Q. I know it isn’t polite to ask a lady’s age, but just how long has Polychrome been a wraith? Some of her turns of phrase are fairly archaic.
A. Not that long, really. She’s definitely an old soul, though.
Q. Are we ever going to find out more about the Nation of the Bloodless?
A. Yes. For starters, the vampires, much like the Nocturnals, exist like an invisble layer under the fabric of our society. This is an underlying theme in Nocturnals–levels of societies beneath the everyday waking world. The Nocturnals aren’t the end-all, be-all of secret societies. Their world is like an onion–layer after layer waiting to be peeled back and explored.
Q. So the Doc has a slight case of lycanthropy?
A. Something like that… It’s not traditional Wolf-man lycanthropy. It’s more about reverting to an earlier form in the evolutionary chain. An altered states kind of thing…
Q. Do you realize how easy it would be to adapt The Psycho to M&M? Or for that matter, Giantkiller?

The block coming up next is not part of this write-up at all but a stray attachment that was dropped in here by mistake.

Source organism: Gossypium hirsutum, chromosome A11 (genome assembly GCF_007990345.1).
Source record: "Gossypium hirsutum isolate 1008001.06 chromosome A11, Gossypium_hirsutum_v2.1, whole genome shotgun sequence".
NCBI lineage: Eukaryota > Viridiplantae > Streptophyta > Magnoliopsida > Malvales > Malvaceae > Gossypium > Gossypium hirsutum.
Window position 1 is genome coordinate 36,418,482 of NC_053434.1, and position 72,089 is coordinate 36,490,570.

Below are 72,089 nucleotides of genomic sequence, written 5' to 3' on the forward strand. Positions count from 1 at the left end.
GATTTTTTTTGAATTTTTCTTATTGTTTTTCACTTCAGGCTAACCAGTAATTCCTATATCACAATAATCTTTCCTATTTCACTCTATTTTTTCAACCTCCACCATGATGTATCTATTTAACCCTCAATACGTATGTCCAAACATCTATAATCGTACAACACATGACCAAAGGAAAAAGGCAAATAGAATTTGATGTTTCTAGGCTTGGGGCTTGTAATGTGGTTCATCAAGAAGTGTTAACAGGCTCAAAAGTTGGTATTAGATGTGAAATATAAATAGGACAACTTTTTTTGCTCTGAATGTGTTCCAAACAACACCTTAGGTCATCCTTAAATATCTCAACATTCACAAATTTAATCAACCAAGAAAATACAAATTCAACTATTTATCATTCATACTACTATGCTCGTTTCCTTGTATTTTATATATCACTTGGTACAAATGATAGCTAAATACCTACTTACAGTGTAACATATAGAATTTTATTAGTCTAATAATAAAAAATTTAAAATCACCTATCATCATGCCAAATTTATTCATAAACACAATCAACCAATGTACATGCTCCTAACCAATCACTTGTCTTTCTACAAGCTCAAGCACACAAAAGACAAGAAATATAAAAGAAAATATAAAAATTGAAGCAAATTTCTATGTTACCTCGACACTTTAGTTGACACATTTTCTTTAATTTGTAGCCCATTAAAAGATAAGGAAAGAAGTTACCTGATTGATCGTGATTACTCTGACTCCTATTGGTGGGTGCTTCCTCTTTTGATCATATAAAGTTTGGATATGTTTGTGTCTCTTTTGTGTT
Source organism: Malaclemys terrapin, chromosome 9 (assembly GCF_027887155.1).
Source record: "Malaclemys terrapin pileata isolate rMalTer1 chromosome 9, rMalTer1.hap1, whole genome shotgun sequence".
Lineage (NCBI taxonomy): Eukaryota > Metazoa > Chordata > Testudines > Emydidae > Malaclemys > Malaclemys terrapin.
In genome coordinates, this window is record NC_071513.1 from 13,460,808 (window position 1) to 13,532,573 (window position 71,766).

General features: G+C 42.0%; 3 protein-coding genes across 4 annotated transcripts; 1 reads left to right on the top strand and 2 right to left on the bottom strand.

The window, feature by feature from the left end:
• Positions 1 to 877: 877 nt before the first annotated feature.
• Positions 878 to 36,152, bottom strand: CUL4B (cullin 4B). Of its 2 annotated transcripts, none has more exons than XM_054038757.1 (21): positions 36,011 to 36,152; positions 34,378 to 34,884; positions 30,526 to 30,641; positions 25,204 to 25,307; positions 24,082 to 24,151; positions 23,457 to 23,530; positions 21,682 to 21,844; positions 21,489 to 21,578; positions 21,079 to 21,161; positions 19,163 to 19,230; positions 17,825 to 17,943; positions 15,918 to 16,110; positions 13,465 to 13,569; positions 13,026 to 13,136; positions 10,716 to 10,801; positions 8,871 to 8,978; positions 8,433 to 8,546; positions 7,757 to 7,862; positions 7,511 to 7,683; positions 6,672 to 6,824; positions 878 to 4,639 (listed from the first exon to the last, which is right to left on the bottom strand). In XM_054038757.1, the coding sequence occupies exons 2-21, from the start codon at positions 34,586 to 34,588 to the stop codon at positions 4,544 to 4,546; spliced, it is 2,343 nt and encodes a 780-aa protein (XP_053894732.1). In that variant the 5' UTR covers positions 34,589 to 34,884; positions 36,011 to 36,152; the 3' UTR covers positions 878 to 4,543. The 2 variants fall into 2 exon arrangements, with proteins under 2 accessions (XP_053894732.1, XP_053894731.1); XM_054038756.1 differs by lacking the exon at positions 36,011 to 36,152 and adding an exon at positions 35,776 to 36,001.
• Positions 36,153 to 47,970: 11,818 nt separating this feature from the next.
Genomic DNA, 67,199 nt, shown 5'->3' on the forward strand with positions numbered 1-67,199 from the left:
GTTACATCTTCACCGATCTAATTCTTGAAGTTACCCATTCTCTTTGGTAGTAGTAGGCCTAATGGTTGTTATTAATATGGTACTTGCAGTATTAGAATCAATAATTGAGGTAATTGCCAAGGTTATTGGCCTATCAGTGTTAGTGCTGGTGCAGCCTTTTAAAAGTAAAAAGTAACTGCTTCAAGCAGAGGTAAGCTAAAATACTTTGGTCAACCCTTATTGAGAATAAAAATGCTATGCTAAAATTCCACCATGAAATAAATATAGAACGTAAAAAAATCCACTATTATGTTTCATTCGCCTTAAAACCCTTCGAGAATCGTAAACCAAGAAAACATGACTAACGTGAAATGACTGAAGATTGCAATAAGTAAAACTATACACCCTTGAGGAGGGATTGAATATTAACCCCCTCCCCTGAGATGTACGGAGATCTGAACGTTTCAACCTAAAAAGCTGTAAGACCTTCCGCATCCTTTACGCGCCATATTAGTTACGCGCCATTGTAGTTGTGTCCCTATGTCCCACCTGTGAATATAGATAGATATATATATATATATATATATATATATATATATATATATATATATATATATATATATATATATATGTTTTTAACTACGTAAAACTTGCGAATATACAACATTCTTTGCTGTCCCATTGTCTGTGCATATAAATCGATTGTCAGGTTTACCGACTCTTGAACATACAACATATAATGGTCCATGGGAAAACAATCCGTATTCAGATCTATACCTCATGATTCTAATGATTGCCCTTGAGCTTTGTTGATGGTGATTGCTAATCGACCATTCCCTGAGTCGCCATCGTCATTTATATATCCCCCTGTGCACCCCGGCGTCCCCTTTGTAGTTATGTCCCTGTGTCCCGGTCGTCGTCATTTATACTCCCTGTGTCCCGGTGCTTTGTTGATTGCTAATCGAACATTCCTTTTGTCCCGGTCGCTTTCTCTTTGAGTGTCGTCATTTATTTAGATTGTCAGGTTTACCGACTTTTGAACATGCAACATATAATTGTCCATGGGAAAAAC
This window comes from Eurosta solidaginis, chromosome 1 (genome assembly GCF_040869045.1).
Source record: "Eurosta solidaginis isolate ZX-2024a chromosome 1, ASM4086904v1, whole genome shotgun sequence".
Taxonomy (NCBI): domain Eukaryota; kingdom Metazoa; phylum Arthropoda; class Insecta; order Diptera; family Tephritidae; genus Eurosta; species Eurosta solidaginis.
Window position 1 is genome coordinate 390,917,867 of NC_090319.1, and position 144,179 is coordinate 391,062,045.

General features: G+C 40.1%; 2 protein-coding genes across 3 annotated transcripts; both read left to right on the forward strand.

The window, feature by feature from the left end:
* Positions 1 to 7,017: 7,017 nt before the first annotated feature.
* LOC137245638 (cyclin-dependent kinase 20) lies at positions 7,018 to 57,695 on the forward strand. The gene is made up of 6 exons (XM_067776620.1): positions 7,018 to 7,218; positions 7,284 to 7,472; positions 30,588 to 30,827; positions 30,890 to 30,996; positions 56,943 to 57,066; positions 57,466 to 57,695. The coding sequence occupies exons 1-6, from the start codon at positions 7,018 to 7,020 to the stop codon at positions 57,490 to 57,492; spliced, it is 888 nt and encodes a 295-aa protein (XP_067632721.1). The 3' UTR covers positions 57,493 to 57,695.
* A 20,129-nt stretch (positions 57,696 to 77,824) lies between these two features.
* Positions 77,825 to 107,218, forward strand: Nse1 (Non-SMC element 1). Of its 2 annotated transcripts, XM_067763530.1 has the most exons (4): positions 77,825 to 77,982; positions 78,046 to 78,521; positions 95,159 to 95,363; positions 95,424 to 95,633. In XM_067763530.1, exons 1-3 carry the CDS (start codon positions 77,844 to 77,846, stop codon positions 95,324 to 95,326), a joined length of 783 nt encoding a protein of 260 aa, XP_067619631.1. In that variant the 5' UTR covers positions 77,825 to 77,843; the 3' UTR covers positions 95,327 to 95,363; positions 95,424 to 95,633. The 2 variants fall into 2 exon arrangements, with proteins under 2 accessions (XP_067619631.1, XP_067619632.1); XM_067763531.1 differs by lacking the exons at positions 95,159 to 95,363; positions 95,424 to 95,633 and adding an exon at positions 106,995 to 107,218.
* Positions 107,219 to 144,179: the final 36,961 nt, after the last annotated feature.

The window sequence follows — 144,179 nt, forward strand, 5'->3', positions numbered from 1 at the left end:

A. It hadn’t occured to me, but yeah, you’re right.
Q. How old do you reckon Eve to be, now? She has obviously aged over the course of the comics…
A. At this point, she’s 13. I’m not ready [for her] to age any more for a while. I can’t stop my daughters from getting any older, but I can make sure Eve slows way down.
Q. Many artists and writers typically have themes that they like to regularly return to. Would you say that the Nocturnals has a theme and if so, what is it?
A. There are themes of family unity, loyalty, but one thing I find myself returning to with each project is the idea that scary is fun. Dangerous, certainly, but if you read the books, you’ll see that Halloween Girl loves the idea of being immersed in danger and monsters–she trusts her dad to see them through. The Nocturnals tend to be at their best when they are facing down the bad guys. Eve is usually happy to be in the thick of the action, and Doc certainly thrives on it. It may be that the idea of grace under pressure, achieving great things while the flames are licking at your feet, comes from the pressures an artist has when faced with deadlines. I find that the personalities of the characters tend to ape those of people in my own life, and myself to a large extent, but I swear to you I don’t approach Nocturnals as a mirror for my life. It’s not intentional. I really just want to tell engaging and fun stories. Nocturnals is all about adventure and escape and I think that’s why it’s prime material for roleplaying games.
Q. Is it an accident that Doc Nicodemus Horror looks suspiciously like one Daniel Brereton?
A. Dude, I don’t even know what you’re talking about.